Up until about 2 years ago, I didn’t have a credit card.
(In case you’re now questioning my credibility and online shopping expertise, don’t worry: I spent a many years well acquainted with Paypal, and years before that memorising various family member’s credit cards — with consent, of course. Boy, did I have trouble when they started requesting the CCV number as well.)
Seeing as I now tell anyone and everyone who will listen about my great love affair with my 28 Degrees credit card (when we first met it was called the Wizard — how mysterious! — but had a rather ugly orange fake tan), I honestly don’t know how I survived those dark, dark years.
(Perhaps ironically, that photo is from another website which says money can’t buy you happiness after $75,000 a year.)
Eye on the money
If you’re planning a trip overseas, chances are you’ve got your eye on the current exchange rate. You might be thinking:
- Oh, how much money should I convert before I go?
- Which little hole-in-the-wall place should I use to get the best rate? But not too far in the wall, because it might be counterfeit money…
- Should I get one of those Travel Money Cards (a.k.a. the new travellers cheques)?
- Can I just put all my purchases on my credit card?
- Should I convert all my money now — what if the dollar continues to drop, instead of heading towards US$1.50 like the media keeps trying to tell us that it will??? (And will Customs think I’m laundering money if I tick the box which says I’m carrying more than $10,000?)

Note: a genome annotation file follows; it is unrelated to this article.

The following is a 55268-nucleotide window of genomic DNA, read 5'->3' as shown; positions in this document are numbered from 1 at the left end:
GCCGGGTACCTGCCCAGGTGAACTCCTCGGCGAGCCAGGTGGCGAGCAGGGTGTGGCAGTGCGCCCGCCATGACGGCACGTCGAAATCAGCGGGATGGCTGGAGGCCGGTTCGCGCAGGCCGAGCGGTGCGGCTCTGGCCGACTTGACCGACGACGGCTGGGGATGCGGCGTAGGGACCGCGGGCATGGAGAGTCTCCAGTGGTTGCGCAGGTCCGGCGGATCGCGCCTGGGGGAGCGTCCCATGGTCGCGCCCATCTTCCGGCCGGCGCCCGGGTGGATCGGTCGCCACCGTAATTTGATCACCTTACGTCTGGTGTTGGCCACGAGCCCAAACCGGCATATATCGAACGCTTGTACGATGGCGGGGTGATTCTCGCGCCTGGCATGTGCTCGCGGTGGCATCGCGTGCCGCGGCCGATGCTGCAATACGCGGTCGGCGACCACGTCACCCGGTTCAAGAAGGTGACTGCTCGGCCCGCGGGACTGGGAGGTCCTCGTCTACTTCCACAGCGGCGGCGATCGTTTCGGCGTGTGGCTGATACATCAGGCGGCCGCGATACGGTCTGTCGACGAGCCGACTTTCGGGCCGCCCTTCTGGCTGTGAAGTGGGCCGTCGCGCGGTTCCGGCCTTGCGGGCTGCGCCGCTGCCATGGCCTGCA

For me, the 28 Degrees credit card was the answer to most of these questions (except for the last one, you’re on your own there). Today, I’m going to explain a little of how it worked for me, starting with the exchange rates.
A case study
I’m feeling kinda nerdy with all this numbers talk, so let’s do a case study.
On 15 May 2011, I made a very big purchase in Paris. (It was on my brother’s behalf, so sadly I have nothing to show for it except this case study.) I put about half on my 28 Degrees credit card and the other half on my CBA Amex… and yes, I did get some urgent calls/sms’s from the banks because I busted my credit cards.
This chart shows a comparison of the exchange rates I got from each card. Just for the heck of it, I’ve also included the actual rate (from the Reserve Bank of Australia) and the exchange rate that CBA was offering for people buying a Travel Money Card on the same day.
….hmm, I thought this chart would be way more dramatic, like season finale cliffhanger dramatic! It must be because we’re looking at Euros and not US dollars. Well, I guess we could also say that, compared with the actual rate:
- The 28 Degrees rate is about 1% lower
- The CBA Amex rate is about 4% lower
- The CBA Travel Money Card is about 5% lower
Or it’s like your own DIY loyalty card — buy 5 pairs of shoes, get a dress for free!
To be continued…
In the next part(s) I will go through the fees and charges (spoiler: if you use the card right, there are none!) and other practicalities like applications, using the card for overseas or online purchases, and withdrawing cash overseas. Hopefully it’ll help some other serious shoppers make some informed decisions, so stay tuned!